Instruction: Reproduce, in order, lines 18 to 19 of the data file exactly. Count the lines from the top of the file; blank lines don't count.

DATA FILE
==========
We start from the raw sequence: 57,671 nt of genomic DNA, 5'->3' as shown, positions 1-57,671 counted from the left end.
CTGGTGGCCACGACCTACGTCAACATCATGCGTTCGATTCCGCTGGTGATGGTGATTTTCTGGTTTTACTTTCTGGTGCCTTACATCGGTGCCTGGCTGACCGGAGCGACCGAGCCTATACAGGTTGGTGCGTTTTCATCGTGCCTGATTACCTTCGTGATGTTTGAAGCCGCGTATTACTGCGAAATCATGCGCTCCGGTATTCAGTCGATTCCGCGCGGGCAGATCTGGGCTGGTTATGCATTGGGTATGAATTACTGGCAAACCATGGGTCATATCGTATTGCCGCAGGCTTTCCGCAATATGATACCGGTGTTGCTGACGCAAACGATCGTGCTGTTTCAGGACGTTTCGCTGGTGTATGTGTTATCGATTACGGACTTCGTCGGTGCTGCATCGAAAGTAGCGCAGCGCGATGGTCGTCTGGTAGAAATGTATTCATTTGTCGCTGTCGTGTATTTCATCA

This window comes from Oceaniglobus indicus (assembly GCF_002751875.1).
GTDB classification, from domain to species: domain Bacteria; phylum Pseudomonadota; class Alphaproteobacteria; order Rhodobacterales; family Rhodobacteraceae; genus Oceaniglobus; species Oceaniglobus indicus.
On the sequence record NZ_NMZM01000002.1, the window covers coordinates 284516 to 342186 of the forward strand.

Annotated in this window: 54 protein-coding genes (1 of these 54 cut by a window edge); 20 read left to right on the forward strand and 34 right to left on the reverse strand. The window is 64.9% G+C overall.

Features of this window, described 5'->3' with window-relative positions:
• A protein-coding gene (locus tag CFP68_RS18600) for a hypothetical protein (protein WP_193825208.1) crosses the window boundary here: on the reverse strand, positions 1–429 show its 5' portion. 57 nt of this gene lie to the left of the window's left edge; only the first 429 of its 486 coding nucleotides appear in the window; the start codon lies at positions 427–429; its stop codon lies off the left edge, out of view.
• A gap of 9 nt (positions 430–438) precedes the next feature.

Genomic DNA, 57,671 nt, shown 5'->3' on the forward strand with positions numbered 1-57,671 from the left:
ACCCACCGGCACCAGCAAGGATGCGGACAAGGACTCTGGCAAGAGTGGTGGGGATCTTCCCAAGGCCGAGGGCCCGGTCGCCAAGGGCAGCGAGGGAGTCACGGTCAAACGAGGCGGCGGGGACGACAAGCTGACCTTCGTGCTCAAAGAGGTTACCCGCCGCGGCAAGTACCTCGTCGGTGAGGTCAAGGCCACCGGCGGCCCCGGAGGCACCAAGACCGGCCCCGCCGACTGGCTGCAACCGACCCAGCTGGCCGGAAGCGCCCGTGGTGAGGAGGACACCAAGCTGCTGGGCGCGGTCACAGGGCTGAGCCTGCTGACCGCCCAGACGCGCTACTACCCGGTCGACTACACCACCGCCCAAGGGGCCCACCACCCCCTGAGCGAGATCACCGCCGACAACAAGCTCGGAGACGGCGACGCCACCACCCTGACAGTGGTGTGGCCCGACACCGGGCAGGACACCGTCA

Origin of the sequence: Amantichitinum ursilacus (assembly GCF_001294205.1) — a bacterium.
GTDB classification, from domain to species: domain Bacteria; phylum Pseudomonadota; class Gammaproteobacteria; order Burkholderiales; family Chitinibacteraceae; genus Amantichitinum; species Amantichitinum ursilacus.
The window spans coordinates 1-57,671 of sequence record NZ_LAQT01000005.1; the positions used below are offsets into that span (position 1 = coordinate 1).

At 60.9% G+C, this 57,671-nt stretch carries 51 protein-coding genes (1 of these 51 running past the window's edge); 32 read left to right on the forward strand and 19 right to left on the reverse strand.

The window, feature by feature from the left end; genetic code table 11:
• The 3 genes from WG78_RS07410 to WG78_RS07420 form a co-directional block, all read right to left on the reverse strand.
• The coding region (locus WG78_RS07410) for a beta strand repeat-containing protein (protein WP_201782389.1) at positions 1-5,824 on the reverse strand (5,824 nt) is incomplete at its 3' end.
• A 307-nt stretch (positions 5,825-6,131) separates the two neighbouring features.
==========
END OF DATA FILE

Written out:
• The coding region (locus WG78_RS07410) for a beta strand repeat-containing protein (protein WP_201782389.1) at positions 1-5,824 on the reverse strand (5,824 nt) is incomplete at its 3' end.
• A 307-nt stretch (positions 5,825-6,131) separates the two neighbouring features.